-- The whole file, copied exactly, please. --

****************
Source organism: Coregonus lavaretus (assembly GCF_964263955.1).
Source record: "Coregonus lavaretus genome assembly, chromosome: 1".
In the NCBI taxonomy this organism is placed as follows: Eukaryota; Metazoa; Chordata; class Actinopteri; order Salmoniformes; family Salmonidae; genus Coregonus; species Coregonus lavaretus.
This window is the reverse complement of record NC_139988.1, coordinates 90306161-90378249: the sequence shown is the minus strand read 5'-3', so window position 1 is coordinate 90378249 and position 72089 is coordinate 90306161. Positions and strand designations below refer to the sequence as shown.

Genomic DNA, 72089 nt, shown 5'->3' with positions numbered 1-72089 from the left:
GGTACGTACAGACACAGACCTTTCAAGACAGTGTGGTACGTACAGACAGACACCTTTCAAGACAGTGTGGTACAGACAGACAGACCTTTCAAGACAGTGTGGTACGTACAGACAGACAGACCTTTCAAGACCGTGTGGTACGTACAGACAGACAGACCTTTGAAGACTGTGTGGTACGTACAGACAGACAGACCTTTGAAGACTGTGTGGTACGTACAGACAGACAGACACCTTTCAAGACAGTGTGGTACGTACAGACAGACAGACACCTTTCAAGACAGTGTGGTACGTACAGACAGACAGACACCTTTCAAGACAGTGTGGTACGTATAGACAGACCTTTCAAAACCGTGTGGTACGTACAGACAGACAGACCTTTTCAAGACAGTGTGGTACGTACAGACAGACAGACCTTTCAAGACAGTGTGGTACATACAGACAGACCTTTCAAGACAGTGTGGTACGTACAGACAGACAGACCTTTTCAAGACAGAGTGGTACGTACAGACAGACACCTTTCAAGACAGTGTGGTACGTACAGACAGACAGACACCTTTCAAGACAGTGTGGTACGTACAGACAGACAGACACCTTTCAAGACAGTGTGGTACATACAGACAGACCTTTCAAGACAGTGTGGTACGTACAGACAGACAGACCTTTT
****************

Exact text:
Source organism: Coregonus lavaretus (assembly GCF_964263955.1).
Source record: "Coregonus lavaretus genome assembly, chromosome: 1".
In the NCBI taxonomy this organism is placed as follows: Eukaryota; Metazoa; Chordata; class Actinopteri; order Salmoniformes; family Salmonidae; genus Coregonus; species Coregonus lavaretus.
This window is the reverse complement of record NC_139988.1, coordinates 90306161-90378249: the sequence shown is the minus strand read 5'-3', so window position 1 is coordinate 90378249 and position 72089 is coordinate 90306161. Positions and strand designations below refer to the sequence as shown.

Genomic DNA, 72089 nt, shown 5'->3' with positions numbered 1-72089 from the left:
GGTACGTACAGACACAGACCTTTCAAGACAGTGTGGTACGTACAGACAGACACCTTTCAAGACAGTGTGGTACAGACAGACAGACCTTTCAAGACAGTGTGGTACGTACAGACAGACAGACCTTTCAAGACCGTGTGGTACGTACAGACAGACAGACCTTTGAAGACTGTGTGGTACGTACAGACAGACAGACCTTTGAAGACTGTGTGGTACGTACAGACAGACAGACACCTTTCAAGACAGTGTGGTACGTACAGACAGACAGACACCTTTCAAGACAGTGTGGTACGTACAGACAGACAGACACCTTTCAAGACAGTGTGGTACGTATAGACAGACCTTTCAAAACCGTGTGGTACGTACAGACAGACAGACCTTTTCAAGACAGTGTGGTACGTACAGACAGACAGACCTTTCAAGACAGTGTGGTACATACAGACAGACCTTTCAAGACAGTGTGGTACGTACAGACAGACAGACCTTTTCAAGACAGAGTGGTACGTACAGACAGACACCTTTCAAGACAGTGTGGTACGTACAGACAGACAGACACCTTTCAAGACAGTGTGGTACGTACAGACAGACAGACACCTTTCAAGACAGTGTGGTACATACAGACAGACCTTTCAAGACAGTGTGGTACGTACAGACAGACAGACCTTTT